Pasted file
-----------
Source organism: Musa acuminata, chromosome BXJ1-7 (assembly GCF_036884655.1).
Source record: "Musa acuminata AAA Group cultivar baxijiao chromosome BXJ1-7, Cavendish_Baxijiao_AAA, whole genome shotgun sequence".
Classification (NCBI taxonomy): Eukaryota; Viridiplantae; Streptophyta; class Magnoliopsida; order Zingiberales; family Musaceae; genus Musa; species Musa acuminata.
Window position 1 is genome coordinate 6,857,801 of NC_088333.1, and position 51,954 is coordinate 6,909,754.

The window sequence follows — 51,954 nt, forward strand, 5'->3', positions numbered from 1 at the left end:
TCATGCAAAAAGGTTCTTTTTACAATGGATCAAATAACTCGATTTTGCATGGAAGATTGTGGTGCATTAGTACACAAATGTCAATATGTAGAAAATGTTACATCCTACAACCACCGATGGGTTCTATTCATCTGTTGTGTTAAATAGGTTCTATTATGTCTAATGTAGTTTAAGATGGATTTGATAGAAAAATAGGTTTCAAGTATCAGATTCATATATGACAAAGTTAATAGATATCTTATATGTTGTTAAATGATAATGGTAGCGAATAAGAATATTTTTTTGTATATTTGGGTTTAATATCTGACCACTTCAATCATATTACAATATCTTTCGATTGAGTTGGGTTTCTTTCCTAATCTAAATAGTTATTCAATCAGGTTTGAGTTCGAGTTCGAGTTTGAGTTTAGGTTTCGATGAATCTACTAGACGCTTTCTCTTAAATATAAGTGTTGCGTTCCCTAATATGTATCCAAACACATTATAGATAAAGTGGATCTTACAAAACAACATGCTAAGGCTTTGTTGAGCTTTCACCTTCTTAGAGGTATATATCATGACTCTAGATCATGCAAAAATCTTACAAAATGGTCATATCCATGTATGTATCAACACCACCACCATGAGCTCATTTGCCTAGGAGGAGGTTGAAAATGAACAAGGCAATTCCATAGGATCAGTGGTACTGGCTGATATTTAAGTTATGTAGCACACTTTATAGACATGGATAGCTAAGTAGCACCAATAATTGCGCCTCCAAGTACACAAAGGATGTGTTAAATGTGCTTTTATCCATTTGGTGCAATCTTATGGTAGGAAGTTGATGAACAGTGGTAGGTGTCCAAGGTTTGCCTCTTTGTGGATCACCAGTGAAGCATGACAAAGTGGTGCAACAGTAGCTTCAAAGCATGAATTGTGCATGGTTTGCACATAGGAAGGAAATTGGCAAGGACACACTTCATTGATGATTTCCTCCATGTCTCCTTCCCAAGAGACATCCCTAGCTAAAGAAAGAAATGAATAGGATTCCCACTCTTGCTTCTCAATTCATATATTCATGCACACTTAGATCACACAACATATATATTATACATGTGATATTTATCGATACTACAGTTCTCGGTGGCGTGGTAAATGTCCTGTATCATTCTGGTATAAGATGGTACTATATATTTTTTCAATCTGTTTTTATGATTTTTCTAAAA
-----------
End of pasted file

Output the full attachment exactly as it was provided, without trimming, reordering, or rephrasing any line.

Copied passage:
Source organism: Musa acuminata, chromosome BXJ1-7 (assembly GCF_036884655.1).
Source record: "Musa acuminata AAA Group cultivar baxijiao chromosome BXJ1-7, Cavendish_Baxijiao_AAA, whole genome shotgun sequence".
Classification (NCBI taxonomy): Eukaryota; Viridiplantae; Streptophyta; class Magnoliopsida; order Zingiberales; family Musaceae; genus Musa; species Musa acuminata.
Window position 1 is genome coordinate 6,857,801 of NC_088333.1, and position 51,954 is coordinate 6,909,754.

The window sequence follows — 51,954 nt, forward strand, 5'->3', positions numbered from 1 at the left end:
TCATGCAAAAAGGTTCTTTTTACAATGGATCAAATAACTCGATTTTGCATGGAAGATTGTGGTGCATTAGTACACAAATGTCAATATGTAGAAAATGTTACATCCTACAACCACCGATGGGTTCTATTCATCTGTTGTGTTAAATAGGTTCTATTATGTCTAATGTAGTTTAAGATGGATTTGATAGAAAAATAGGTTTCAAGTATCAGATTCATATATGACAAAGTTAATAGATATCTTATATGTTGTTAAATGATAATGGTAGCGAATAAGAATATTTTTTTGTATATTTGGGTTTAATATCTGACCACTTCAATCATATTACAATATCTTTCGATTGAGTTGGGTTTCTTTCCTAATCTAAATAGTTATTCAATCAGGTTTGAGTTCGAGTTCGAGTTTGAGTTTAGGTTTCGATGAATCTACTAGACGCTTTCTCTTAAATATAAGTGTTGCGTTCCCTAATATGTATCCAAACACATTATAGATAAAGTGGATCTTACAAAACAACATGCTAAGGCTTTGTTGAGCTTTCACCTTCTTAGAGGTATATATCATGACTCTAGATCATGCAAAAATCTTACAAAATGGTCATATCCATGTATGTATCAACACCACCACCATGAGCTCATTTGCCTAGGAGGAGGTTGAAAATGAACAAGGCAATTCCATAGGATCAGTGGTACTGGCTGATATTTAAGTTATGTAGCACACTTTATAGACATGGATAGCTAAGTAGCACCAATAATTGCGCCTCCAAGTACACAAAGGATGTGTTAAATGTGCTTTTATCCATTTGGTGCAATCTTATGGTAGGAAGTTGATGAACAGTGGTAGGTGTCCAAGGTTTGCCTCTTTGTGGATCACCAGTGAAGCATGACAAAGTGGTGCAACAGTAGCTTCAAAGCATGAATTGTGCATGGTTTGCACATAGGAAGGAAATTGGCAAGGACACACTTCATTGATGATTTCCTCCATGTCTCCTTCCCAAGAGACATCCCTAGCTAAAGAAAGAAATGAATAGGATTCCCACTCTTGCTTCTCAATTCATATATTCATGCACACTTAGATCACACAACATATATATTATACATGTGATATTTATCGATACTACAGTTCTCGGTGGCGTGGTAAATGTCCTGTATCATTCTGGTATAAGATGGTACTATATATTTTTTCAATCTGTTTTTATGATTTTTCTAAAA